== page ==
An object of fear throughout the world, the tarantula is the fuzziest of spiders, making it look larger. Normally slow-moving, they come out of their subterranean lairs to hunt at night, often crawling into people’s houses and sometimes their beds.
In addition to their poisonous fangs, they have an even worse defense mechanism, which is to throw hairs into the eyes and faces of anyone who bothers them. These hairs are incredibly itchy and stingy. If a tarantula stands up on its back legs, then watch out, it may be pissed off and ready to strike.
The venom of the tarantula is actually not very strong, and used mainly to immobilize small prey. Despite its fearsome appearance, it is one of the most docile of spiders and you can easily pick one up when found in the wild. They will not bite unless you really get them in a bad mood. Tarantulas make great pets, and you can order one here if you live in the United States: Buy a Tarantula.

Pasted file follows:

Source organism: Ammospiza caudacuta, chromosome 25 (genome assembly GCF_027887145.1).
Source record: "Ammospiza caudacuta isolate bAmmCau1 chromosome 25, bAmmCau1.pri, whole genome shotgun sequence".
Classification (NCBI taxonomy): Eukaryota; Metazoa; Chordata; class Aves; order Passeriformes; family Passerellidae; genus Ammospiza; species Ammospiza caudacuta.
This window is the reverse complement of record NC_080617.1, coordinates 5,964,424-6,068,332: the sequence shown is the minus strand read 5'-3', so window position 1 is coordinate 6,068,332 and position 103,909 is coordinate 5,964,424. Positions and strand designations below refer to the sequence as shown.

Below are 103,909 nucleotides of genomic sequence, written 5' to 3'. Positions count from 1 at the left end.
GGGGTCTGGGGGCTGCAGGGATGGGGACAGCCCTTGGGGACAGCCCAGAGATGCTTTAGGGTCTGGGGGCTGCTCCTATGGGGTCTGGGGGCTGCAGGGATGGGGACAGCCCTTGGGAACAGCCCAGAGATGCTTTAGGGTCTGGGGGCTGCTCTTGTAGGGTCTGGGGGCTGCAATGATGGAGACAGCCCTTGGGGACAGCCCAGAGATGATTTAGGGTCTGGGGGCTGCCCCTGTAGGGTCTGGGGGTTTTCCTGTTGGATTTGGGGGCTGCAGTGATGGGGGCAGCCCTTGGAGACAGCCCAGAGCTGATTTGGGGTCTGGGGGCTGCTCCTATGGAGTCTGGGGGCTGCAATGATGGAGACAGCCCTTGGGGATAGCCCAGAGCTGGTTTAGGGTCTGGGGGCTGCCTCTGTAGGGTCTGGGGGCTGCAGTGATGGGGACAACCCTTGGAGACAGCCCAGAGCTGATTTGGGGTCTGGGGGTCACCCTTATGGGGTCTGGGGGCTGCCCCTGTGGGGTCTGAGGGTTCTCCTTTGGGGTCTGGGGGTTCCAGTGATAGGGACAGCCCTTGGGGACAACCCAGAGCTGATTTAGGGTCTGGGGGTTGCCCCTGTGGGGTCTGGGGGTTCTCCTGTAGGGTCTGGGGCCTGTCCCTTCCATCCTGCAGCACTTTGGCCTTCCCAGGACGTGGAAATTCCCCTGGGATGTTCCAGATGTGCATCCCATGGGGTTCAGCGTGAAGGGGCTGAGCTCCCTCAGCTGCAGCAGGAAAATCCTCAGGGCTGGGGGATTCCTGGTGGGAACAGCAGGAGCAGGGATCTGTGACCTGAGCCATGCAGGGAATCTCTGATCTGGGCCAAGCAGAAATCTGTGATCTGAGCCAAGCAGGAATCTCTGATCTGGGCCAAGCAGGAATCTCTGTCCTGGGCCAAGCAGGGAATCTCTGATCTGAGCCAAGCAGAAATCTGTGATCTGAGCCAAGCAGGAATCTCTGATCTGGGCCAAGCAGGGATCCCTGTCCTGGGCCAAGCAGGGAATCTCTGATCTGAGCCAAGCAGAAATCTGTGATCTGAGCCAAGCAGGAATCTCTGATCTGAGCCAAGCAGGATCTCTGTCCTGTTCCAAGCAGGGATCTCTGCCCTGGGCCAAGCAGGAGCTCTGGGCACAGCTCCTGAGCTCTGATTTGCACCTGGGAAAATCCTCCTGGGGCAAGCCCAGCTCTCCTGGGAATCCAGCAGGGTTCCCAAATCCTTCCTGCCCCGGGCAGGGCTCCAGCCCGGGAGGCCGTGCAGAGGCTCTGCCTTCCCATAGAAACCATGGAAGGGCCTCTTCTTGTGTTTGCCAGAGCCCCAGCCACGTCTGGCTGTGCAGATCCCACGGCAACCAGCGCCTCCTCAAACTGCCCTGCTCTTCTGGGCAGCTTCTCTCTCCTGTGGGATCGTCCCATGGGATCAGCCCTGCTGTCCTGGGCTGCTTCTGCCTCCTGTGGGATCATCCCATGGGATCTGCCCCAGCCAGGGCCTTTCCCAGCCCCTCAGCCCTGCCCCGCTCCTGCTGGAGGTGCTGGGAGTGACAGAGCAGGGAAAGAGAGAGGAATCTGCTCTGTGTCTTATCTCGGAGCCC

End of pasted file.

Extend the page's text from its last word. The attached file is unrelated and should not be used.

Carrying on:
The photo shown here was a wild tarantula that we caught at the hotel, and our yoga instructor Mandy let it crawl across here face! Very brave woman!
Tarantulas can be found on the roads at night in Costa Rica, but they’re difficult to catch at night. I believe it’s because their eyes are accustomed to the dark and they see very well, and run quickly when approached. But during the day they seem to be nearly blind, and so they generally walk slowly and behave in a much more tranquil manner.
Here’s a video of me catching and holding one, which I released in our garden at Rancho Delicioso to help with pest control: